• Absolutely! Your post inspired me to finally start researching all the options available. I really like how light weight they are since I move them around all the time. Yea I tried to train no jumping and well that didn’t go very well! Thank you!

  2. Cathy Armato says:

    It’s so great that you did this research, Christy! Thanks for pointing out the important features to look for in a ramp for senior dogs.
    Love & Biscuits,
    Dogs Luv Us and We Luv Them

    • Absolutely! I needed to find a good solution for old Bruisy and it needed to be light enough to move around! I’m glad there were some nuggets in here that are helpful!

  3. Training Ducky to NOT jump would be about as successful as training Donald Trump to stop using Twitter. Well, maybe not THAT bad, but close to it. 😂 Especially when she gets a case of the zoomies. And, with a hubby who hardily resists anything that might be even slightly inconvenient for him, it makes it impossible to convince him that steps or ramps might be beneficial to Ducky (and our finances) in the long run. So, for now at least, all I can do is keep your post – and Emma’s – in my favorites folder for a later date.

    Shadow likes laying on the couch; but thanks to arthritis, has had trouble getting up onto it the last couple of months. Recently she has stopped trying, which is probably better for her anyway. She pretty much got out of the habit of getting up on the bed when Callie was recovering from her 2nd CCL surgery – she wanted to be close to Callie, not us – so I stopped worrying about that a while ago.

    • Thank you for this! Yea – training them to use a ramp was actually easier than trying to teach them not to jump. Ha your Trump comment made me laugh!!! Just save this for later as I didn’t need one until Bruiser started having a lot of trouble. it’s good that Shadow doesn’t even try and then you have no issues… or fewer. I really appreciate your comment here and think other folks will too!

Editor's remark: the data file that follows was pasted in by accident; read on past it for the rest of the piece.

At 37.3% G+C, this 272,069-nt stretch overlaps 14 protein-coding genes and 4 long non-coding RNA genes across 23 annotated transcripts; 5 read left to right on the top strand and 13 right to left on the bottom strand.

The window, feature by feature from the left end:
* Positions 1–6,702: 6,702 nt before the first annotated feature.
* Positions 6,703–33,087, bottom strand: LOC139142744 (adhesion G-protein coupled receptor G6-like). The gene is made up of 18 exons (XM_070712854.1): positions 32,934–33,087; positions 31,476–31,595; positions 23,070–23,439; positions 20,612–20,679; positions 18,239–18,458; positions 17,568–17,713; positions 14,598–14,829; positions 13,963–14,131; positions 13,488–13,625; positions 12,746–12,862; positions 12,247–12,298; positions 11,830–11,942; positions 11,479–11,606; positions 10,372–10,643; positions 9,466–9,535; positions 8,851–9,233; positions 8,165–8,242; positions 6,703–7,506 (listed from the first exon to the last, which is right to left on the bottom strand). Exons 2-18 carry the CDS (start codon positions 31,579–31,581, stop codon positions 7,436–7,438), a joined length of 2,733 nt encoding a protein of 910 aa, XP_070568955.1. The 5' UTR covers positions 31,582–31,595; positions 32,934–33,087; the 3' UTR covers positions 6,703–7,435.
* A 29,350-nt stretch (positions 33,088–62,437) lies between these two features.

4. Jan K says:

    It sounds like you’ve found exactly what you needed, that is so great! We’ve always used steps, since space has been an issue, but I also remember reading Emma’s review and remember thinking how good these sounded, and they seem to take up less space than others.

    • It took so much research! I like the steps too – I wasn’t sure how Bruisy would do with his short legs later on so opted for the ramp style but the steps are awesome! Hope all is well!

  5. Beth says:

    I think when the time comes we’ll opt for a ramp as I think it will be easier on my dogs’ joints.

  6. Joely Smith says:

    Bruiser is so dang adorable!!!
    My Lyla needs these since she is senior and has mobility issues.
    Also we have our granddog Link living with us now and he is a mini doxie.
    Is Bruiser a mini? He looks small but hard to tell in photos.
    Checking our Royal Ramps for sure!
    Thank you for all your investigative work.
    Now I do not have to do it myself.